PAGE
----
In This Issue
Western New York Flow Users Group
FEATURED NEW PRODUCTS
what it is
how it works
|Tali™ Image-Based Cytometer||1 instrument||T10796|
|Tali™ Apoptosis Kit—Annexin V Alexa Fluor® 488 and Propidium Iodide||1 kit||A10788|
what they are
how they work
|Product ||Quantity ||Cat. No.|
|Click-iT® EdU Alexa Fluor® 488 Flow Cytometry Assay Kit ||50 assays||C10425|
|Click-iT® EdU Alexa Fluor® 647 Flow Cytometry Assay Kit ||50 assays||C10424|
|Click-iT® EdU Pacific Blue™ Flow Cytometry Assay Kit ||50 assays||C10418|
New Protein Disulfide Isomerase (PDI) Endoplasmic Reticulum Marker — ABfinity™ Recombinant Rabbit Monoclonal Antibodies
what they are
how they work
|Are my cells alive? Proliferating? How did my compound affect cell viability? |
Is my compound cytotoxic? Researchers across many areas of cellular biology ask these questions when planning and performing experiments. Cell health (viability, proliferation, cytotoxicity, and cell death) is one of the more complex areas of cell biology, and answers can be provided by a wide variety of assays for various aspects of cell structure and function. Common cell health indicators measure reduction potential/metabolic status, membrane integrity, induction of proteases, loss of mitochondrial membrane potential, dsDNA breaks, nucleic acid content, and more.
No single assay can give a definitive answer on the health of a cell, and it is therefore common to use more than one approach when assessing cellular health at any given time point. Cell health assays inform important decisions in both academic and drug discovery research, and unambiguous answers are essential. To help answer such questions with more confidence, we have developed multiparametric cell health assays that offer:
- Learn More About HCS Cell Health and Cytotoxicity Assays
|Imaging of mitotoxicity and cytotoxicity of valinomycin in HeLa cells using the HCS Mitochondrial Health Kit. HeLa cells were treated in a dose-response experiment with valinomycin between 2 nM and 120 μM final concentrations or with an equal volume of DMSO (control), incubated for 24 hr at 37°C/5% CO2, and assayed using the HCS Mitochondrial Health Kit. |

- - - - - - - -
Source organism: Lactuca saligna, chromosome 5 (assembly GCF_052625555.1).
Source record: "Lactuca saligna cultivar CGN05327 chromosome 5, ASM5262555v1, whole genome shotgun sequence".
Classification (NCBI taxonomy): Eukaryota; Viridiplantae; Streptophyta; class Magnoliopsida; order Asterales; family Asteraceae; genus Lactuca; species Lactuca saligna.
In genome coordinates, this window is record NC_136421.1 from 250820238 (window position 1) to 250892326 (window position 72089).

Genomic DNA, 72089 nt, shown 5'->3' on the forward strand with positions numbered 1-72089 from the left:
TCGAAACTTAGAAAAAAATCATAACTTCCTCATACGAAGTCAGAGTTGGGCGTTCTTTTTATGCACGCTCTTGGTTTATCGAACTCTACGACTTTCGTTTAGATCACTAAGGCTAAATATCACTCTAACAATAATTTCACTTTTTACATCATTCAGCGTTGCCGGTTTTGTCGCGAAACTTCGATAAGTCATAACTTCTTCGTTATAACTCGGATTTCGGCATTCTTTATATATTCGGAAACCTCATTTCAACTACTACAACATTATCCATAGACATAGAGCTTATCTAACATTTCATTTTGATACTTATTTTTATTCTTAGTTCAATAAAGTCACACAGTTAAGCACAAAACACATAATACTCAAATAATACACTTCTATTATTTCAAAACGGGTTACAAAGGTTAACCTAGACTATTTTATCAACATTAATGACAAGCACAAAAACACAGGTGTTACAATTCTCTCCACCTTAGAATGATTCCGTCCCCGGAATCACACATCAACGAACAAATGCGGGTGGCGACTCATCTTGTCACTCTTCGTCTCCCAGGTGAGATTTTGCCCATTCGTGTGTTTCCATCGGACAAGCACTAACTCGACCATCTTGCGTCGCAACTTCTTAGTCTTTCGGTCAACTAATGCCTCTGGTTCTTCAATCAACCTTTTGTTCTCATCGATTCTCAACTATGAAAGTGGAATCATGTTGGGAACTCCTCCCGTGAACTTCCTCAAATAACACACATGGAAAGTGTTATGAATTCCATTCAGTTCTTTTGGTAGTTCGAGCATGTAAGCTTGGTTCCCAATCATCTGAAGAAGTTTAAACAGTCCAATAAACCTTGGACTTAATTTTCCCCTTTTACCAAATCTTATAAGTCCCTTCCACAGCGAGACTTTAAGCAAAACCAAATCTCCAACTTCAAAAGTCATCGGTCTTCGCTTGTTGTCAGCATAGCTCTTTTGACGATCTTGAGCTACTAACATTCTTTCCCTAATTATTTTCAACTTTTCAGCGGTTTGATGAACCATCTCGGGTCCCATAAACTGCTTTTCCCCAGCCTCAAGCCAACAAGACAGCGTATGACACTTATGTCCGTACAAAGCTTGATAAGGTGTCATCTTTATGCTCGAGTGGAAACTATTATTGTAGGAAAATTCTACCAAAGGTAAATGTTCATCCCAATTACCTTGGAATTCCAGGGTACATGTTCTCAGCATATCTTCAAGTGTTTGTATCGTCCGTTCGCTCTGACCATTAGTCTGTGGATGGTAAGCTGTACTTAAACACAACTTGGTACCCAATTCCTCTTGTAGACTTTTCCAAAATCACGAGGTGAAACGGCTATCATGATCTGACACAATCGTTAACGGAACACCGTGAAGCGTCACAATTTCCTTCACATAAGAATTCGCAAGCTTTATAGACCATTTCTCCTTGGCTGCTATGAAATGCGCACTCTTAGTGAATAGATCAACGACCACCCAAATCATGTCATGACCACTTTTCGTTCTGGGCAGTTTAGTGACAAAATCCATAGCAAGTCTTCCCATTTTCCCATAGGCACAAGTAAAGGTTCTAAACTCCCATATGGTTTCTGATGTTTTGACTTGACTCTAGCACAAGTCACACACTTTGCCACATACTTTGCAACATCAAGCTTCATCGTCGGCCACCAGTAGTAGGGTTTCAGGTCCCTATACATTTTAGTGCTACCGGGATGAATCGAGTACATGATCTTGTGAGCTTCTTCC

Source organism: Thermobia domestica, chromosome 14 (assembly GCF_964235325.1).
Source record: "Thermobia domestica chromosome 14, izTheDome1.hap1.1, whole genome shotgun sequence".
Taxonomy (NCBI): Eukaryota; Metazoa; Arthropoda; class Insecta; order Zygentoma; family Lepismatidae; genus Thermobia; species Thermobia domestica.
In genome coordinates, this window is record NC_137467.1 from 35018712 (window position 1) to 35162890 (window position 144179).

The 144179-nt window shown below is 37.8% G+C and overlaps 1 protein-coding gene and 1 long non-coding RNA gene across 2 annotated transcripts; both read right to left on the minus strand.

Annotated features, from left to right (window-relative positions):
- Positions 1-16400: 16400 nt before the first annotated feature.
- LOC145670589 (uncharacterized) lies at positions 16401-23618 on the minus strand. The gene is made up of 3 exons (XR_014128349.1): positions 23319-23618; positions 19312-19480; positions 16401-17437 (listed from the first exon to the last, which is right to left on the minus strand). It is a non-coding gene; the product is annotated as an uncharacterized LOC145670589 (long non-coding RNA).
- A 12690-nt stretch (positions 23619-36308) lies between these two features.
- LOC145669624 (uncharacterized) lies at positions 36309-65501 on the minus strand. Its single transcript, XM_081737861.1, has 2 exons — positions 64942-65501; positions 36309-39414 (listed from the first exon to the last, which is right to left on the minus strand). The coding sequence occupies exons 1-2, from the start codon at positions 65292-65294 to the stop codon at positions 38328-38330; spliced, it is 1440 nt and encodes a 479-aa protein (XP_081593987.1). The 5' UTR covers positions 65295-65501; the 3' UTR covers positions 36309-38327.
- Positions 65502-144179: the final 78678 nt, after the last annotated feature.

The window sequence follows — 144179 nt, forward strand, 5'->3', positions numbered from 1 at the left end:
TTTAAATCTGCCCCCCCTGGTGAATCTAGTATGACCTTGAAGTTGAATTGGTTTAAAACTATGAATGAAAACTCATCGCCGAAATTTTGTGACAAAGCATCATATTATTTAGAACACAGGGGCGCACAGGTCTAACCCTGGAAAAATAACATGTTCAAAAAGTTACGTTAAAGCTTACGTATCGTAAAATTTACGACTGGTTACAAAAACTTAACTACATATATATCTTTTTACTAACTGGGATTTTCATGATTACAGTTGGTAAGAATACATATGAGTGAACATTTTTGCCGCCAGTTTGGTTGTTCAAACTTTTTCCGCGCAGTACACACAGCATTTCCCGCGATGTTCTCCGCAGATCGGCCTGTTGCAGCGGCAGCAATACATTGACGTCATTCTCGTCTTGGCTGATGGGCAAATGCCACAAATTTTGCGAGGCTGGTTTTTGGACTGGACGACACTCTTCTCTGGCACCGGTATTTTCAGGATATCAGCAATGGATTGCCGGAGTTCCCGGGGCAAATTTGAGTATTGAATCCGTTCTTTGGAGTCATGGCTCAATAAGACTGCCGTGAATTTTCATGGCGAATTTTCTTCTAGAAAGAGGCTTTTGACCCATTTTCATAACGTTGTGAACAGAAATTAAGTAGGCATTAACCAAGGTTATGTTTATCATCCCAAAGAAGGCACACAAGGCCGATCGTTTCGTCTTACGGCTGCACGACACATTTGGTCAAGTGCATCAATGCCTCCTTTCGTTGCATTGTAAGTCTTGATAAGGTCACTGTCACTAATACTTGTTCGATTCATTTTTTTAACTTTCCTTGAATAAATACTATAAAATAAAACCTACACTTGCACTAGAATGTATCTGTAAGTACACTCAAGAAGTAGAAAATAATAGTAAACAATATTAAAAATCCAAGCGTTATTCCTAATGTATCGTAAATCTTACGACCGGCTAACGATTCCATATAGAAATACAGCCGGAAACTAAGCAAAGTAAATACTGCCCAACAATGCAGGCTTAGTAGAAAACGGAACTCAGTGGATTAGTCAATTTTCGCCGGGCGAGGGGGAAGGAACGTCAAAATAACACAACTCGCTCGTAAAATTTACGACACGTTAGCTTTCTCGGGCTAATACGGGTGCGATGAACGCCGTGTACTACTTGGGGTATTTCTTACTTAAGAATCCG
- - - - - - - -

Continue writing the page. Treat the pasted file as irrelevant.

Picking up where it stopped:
The Thermo Scientific Cellomics® ArrayScan® VTI platform was used to obtain images of fixed cells at 20x. In the absence of valinomycin, the nucleus (detected with Hoechst 33342) and mitochondrial reticulum (detected with MitoHealth stain) were clearly visible, yet no signal due to permeability of plasma membranes (Image-iT® DEAD Green™ viability stain) was observed. At valinomycin concentrations in the nanomolar range, the mitochondrial reticulum was not observed as a defined structure, indicating valinomycin-induced loss of mitochondrial membrane potential. Loss of plasma membrane integrity did not occur at this level of valinomycin exposure, hence there was no fluorescence staining by the Image-iT® DEAD Green™ viability stain. At higher valinomycin concentrations (120 μM), however, plasma membrane integrity was compromised and resulted in intense nuclear fluorescence from the Image-iT® DEAD Green™ viability stain, indicating more overt cytotoxicity and cell death.
Narita M, Young AR, Arakawa S et al. (2011) Science 332:966–970.
In a recent publication, Narita et al. propose a model by which cells can achieve both protein synthesis and autophagic degradation simultaneously. Using Premo™ Autophagy Sensor LC3B-RFP to investigate autophagy, CellLight® Golgi-GFP to localize and study the function of the Golgi complex, and Click-iT® Homopropargylglycine (HPG) to detect nascent protein synthesis, the researchers observed that, in cells undergoing senescence, autophagosomes fuse with mTORC1-containing lysosomes to form a specialized compartment (TASCC) for the execution of the secretory program. Because this compartment enforces a close proximity between the autophagy process and mTORC1, the amino acids and metabolites produced during autophagy activate mTORC1 to boost protein synthesis. These results demonstrate that cells can, under certain conditions, couple mass breakdown (catabolism via autophagy) to mass production (anabolism via protein synthesis) through the formation of a novel compartment, the TASCC.
- View the Bibliography Reference
The Molecular Probes® Handbook
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